The saga of 751 South took a twist through Raleigh today. A House committee approved a provision added onto a Senate bill that would require cities to provide water and sewer service to any area within its urban growth boundary.
In February, the City Council unanimously rejected Southern Durham Development's application for connection to the city system. In 2011, though, the council had expanded the urban growth boundary to include the 167-acre 751 South site, on N.C. 751 near the Chatham County line and Jordan Lake.
The provision was added to Senate Bill 382, "Required Withholding for Nonresidents," and approved in the House rules committee with backing from committee Chairman Tim Moore (R-Cleveland). The committee vote to approve was 15-4, Durham City Councilman Mike Woodard said.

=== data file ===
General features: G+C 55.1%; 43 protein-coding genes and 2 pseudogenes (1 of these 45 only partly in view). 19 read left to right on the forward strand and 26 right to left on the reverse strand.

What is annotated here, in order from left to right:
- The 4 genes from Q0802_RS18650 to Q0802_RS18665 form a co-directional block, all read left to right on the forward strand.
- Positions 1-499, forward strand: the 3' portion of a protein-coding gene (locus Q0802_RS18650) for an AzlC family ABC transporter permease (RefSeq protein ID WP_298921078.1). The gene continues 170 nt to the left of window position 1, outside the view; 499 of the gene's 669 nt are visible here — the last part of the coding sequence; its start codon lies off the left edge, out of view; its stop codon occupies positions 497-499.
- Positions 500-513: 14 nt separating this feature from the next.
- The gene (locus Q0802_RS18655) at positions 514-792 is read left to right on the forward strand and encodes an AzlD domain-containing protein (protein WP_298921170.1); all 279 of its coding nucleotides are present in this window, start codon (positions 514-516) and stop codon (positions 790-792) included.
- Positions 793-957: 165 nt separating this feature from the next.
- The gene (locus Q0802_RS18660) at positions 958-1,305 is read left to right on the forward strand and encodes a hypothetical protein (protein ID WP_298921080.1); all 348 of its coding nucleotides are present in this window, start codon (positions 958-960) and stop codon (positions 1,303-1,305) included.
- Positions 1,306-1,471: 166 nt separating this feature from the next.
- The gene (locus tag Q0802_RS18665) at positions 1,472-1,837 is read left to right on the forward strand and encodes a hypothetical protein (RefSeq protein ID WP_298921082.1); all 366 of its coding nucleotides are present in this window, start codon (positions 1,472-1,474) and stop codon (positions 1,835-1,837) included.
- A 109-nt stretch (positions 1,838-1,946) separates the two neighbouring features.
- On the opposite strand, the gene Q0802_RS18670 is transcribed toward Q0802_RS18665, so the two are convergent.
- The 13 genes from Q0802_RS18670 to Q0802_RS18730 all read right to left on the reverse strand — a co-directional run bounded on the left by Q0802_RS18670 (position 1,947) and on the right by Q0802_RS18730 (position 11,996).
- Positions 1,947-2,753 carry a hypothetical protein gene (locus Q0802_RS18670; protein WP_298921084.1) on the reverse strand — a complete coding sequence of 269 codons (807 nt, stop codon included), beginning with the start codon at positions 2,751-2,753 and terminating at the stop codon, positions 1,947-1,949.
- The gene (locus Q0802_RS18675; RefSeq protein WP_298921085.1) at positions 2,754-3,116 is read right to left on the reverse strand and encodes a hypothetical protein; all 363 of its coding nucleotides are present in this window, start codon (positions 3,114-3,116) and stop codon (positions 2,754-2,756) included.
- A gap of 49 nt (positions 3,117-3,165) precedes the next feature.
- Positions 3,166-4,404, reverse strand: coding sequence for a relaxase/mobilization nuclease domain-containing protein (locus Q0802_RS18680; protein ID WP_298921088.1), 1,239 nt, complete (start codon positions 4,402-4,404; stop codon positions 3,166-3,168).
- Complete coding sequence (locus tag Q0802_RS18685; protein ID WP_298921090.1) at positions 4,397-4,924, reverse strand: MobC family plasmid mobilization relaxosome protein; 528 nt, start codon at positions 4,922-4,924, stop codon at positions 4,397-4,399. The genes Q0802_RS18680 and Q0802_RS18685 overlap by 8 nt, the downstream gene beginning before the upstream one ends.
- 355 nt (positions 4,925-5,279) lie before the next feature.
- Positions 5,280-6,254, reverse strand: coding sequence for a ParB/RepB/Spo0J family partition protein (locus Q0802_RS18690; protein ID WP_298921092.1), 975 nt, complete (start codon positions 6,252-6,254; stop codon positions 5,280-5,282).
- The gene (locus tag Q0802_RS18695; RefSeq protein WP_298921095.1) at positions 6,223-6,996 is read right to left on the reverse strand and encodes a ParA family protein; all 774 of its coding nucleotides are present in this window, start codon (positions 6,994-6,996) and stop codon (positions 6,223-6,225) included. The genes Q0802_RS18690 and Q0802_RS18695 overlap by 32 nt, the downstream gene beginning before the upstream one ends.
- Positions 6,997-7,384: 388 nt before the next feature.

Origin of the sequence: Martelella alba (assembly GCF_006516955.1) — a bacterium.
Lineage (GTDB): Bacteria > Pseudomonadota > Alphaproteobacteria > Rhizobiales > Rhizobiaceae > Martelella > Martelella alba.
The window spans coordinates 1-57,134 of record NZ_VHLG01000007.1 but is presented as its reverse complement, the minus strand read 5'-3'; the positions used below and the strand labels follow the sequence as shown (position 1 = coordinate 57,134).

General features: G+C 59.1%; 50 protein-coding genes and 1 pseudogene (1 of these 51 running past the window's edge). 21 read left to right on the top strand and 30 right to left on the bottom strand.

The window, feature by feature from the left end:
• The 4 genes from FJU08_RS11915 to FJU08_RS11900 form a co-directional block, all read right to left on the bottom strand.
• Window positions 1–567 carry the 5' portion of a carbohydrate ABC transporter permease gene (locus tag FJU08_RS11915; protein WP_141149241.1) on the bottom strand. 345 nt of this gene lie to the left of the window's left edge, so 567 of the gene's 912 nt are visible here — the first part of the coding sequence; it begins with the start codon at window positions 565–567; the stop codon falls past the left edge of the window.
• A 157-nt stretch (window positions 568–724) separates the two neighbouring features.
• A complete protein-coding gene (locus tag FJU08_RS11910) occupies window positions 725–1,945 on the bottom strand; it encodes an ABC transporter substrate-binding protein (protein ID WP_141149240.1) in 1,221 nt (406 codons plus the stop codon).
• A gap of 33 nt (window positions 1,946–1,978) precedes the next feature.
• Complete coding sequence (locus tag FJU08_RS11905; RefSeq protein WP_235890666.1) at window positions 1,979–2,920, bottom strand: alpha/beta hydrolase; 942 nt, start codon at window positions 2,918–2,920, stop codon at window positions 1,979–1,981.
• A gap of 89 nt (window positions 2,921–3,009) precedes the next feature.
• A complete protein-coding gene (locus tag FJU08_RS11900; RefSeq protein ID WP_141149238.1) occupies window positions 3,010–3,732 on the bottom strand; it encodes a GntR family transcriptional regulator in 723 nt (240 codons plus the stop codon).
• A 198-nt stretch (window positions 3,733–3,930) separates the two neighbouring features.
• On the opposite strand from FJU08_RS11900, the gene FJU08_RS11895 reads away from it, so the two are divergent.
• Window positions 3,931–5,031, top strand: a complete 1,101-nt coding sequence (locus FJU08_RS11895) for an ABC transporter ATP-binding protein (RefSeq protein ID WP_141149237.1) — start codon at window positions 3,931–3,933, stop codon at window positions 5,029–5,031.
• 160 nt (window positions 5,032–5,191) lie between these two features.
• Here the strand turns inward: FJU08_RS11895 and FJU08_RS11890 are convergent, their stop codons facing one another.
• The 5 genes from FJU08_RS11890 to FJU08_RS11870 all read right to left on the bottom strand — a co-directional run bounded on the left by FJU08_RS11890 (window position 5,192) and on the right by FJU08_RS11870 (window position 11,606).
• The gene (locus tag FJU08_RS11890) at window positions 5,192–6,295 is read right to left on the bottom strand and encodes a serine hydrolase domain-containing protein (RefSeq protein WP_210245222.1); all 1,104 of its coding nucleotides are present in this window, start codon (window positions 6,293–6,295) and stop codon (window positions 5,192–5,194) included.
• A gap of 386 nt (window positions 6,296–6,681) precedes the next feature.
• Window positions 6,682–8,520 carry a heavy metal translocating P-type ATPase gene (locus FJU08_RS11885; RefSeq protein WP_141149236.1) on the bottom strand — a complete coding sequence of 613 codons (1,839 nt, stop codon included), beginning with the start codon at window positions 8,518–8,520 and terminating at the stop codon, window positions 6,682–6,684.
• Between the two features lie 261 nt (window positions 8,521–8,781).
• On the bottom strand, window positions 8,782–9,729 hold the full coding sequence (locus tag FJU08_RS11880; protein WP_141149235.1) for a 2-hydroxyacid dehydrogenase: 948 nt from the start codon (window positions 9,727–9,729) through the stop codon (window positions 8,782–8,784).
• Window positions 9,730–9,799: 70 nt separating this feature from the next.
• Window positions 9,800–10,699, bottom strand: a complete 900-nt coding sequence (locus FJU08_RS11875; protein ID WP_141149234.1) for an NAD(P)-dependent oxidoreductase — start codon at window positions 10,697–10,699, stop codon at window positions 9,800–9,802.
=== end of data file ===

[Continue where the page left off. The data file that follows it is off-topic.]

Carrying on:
The amended bill goes now to the full House. A vote could come Tuesday.
State Rep. Paul Luebke (D-Durham), a member of the Rules Committee, told Durham city administrators that he will will try to remove the Durham section of SB 382 when it comes to the House floor.
Durham City Manager Tom Bonfield was in Raleigh Monday to oppose the provision. If the House approves it, the provision with the amended bill will have to win approval in the Senate before taking effect, he said.
If it does pass the House, the bill could reach the state Senate by the end of this week, Woodard said.
Along with Bonfield and Luebke, Rules Committee memberJoe Hackney (D-Orange) spoke against the provision, which Hackney called "sneaky and underhanded."
Attorney Cal Cunningham, who successfully defended Southern Durham Development in a lawsuit over a rezoning for 751 South, spoke in favor of the provision making particular references to the Southern Durham Development project.
As planned, 751 South would include up to 1,300 homes and 600,000 square feet of commercial space. Opponents claim it would threaten water quality in already polluted Jordan Lake.